From the ground up: Prep for planting season now

What can be planted in March, other gardening tips

Published: March 9 2014 | 7:00 am - Updated: 1 April 2014 | 9:21 am in

Can I start gardening in March? What can I plant?

Weíve had a tough winter and everyone is eager to get out in the garden and start planting. Itís a little too early to plant, but there are some ways you can prepare for spring planting. March is a good time to:

  • Start seeds for cold season vegetables, such as broccoli, cabbage, peats, potatoes and spinach. Then in April, when the ground is workable, you can plant these vegetables.
  • Start seeds for annuals and herbs you will plant in mid-May, after the first frost date. Work backward from your expected planting date. See publication PM 534 at for details on planting times for garden vegetables, and read the package information on other plants.
  • Start non-hardy summer bulbs such as dahlias, elephant ears and gladiolus inside under lights.
  • Clear drainage ditches and gutters of leaves and other debris.
  • In late March, clear perennial beds of leaves and cut back ornamental grasses before they begin growing.
  • Prune summer-blooming shrubs and trees. But donít prune spring-blooming shrubs such as lilacs, azaleas, rhododendrons and forsythia; wait until they are done blooming.
  • Rake your lawn and consider de-thatching/aerating. Wait until the soil temperature is about 60 degrees before putting down herbicides or grass seed.
  • Clean up pots using a bleach solution, check your gardening tools and oil them if necessary, and check the tires on your wheelbarrow or garden cart.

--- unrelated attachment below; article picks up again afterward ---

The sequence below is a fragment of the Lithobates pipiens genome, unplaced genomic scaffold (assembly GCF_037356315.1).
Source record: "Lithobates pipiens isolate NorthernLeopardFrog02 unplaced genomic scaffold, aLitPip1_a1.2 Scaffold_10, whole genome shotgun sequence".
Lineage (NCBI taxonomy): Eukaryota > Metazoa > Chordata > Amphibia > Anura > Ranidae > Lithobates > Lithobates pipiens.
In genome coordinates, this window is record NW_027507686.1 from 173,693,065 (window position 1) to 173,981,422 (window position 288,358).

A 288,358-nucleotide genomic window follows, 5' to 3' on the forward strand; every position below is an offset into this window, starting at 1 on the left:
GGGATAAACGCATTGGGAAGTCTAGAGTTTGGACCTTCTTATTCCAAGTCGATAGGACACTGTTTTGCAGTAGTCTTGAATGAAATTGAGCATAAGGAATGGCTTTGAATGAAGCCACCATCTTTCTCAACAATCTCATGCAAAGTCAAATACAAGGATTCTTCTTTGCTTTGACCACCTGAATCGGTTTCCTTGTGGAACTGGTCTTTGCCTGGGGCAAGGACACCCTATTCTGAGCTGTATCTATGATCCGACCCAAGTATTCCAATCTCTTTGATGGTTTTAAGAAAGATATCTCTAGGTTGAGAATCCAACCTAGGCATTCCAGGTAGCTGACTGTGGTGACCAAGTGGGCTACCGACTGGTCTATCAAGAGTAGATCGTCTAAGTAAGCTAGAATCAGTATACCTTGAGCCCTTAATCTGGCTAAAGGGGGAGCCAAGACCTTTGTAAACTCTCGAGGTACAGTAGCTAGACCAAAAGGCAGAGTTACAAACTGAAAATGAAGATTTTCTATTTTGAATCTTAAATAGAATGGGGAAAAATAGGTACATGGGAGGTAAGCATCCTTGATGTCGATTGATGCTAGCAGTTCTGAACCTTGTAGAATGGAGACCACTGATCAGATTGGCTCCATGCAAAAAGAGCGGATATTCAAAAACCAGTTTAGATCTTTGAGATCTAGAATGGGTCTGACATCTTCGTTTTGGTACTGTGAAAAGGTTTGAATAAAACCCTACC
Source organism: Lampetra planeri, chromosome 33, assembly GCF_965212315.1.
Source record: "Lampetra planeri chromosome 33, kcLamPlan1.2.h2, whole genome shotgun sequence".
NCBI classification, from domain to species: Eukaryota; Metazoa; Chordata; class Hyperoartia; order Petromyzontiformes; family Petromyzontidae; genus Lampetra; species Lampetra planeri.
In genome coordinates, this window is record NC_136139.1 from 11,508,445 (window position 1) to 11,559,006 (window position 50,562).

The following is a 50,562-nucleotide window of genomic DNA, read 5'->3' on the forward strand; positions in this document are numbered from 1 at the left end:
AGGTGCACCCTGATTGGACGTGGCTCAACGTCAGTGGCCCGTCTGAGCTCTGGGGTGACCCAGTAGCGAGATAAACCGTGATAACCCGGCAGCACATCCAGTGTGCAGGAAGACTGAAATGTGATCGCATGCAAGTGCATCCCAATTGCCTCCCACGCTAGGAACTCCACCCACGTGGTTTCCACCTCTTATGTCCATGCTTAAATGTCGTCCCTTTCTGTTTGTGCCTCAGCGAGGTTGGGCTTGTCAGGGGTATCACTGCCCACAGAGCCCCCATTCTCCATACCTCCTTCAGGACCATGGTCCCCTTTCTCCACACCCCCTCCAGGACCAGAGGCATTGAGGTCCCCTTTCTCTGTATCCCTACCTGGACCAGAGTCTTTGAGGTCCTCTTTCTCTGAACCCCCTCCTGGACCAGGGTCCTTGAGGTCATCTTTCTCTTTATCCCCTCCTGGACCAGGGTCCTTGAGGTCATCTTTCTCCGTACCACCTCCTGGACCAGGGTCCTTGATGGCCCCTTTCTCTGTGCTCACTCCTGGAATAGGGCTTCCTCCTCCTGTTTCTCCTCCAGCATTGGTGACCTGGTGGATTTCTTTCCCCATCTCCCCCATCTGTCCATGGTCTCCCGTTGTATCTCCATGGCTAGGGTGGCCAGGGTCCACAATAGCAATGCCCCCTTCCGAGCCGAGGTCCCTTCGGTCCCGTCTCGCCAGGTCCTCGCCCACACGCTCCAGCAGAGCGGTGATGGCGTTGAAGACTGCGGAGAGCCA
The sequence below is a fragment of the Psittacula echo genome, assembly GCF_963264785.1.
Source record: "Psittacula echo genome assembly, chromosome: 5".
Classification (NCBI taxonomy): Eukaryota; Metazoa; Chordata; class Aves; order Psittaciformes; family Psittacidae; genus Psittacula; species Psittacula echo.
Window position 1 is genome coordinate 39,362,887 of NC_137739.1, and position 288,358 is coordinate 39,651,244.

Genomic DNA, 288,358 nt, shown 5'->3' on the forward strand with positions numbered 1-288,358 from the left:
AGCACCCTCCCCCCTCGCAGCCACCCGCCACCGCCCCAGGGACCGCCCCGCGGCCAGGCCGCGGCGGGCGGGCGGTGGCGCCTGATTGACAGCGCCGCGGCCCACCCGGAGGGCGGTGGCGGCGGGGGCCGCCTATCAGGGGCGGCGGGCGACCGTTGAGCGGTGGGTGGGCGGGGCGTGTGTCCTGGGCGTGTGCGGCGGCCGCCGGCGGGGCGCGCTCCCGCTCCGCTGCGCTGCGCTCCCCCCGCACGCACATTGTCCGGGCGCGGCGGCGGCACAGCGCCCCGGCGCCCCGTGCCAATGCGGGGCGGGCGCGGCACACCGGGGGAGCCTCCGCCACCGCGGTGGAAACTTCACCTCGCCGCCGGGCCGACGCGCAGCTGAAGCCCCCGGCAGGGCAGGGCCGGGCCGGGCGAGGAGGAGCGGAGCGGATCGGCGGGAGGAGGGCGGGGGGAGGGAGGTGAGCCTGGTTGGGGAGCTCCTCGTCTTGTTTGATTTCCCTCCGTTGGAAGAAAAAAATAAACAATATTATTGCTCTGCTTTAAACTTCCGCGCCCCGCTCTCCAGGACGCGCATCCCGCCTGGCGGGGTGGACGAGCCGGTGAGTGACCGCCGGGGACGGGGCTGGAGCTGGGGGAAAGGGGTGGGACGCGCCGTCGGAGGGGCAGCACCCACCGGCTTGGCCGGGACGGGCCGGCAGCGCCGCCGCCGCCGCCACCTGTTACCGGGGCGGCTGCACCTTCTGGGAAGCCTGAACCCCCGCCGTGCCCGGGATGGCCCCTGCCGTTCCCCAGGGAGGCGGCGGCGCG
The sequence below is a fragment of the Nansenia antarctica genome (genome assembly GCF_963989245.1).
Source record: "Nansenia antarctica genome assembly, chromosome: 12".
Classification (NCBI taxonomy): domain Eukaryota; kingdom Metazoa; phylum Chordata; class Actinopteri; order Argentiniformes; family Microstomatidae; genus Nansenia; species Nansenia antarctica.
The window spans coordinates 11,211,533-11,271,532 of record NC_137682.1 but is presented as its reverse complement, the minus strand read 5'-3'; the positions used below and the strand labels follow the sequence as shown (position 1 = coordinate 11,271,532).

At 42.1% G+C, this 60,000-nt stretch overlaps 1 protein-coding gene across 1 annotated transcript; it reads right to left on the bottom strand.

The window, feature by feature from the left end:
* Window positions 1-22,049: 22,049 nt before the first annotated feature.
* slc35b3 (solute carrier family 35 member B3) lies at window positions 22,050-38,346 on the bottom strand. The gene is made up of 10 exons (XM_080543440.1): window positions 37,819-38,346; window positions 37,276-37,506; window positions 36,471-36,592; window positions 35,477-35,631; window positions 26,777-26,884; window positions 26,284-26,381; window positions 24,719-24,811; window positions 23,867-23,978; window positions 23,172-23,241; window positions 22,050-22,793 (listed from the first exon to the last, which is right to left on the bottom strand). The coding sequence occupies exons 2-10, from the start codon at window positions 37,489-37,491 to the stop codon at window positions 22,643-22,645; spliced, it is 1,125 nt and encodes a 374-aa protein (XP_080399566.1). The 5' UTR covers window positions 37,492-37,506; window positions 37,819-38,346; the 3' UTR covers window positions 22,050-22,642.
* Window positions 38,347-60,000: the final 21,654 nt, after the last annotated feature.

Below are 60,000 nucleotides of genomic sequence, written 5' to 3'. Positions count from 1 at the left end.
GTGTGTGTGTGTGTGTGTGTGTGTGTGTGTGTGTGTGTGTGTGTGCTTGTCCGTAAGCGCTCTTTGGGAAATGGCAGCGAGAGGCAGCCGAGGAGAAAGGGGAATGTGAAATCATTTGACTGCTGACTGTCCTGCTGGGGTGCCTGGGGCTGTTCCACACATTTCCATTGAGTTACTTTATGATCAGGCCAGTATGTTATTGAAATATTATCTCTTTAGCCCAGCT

• Get watering aids such as sprinklers and soaker hoses ready, but donít put them out until the weather is consistently warm.
  • Evaluate garden structures such as trellises and stakes to see what might need to be replaced or repaired.
  • Prune fruits and berries while the plants are still dormant. Wait until mid-April to prune roses.
  • Itís too late to prune your oak tree, as it is emerging from dormancy. Pruning in March can expose it to oak wilt.
  • February through March usually is the best time to prune most deciduous trees. The absence of foliage at this time of year gives the individual a clear view of the tree and allows the selection and removal of appropriate branches.
  • If your compost has been sitting all winter, itís time to turn it over. If you havenít composted before, spring is a good time to begin.
  • March also is a good time to test your soil. Take samples in several locations around your yard. Soil sample kits are available from the Linn County Extension Office.
  • Itís not too late to check seed catalogs and plant catalogs for ideas.

Jean Murray is a Linn County Master Gardener. Spring is just around the corner. For garden questions, call the Linn County Extension Hortline at (319) 447-0647.

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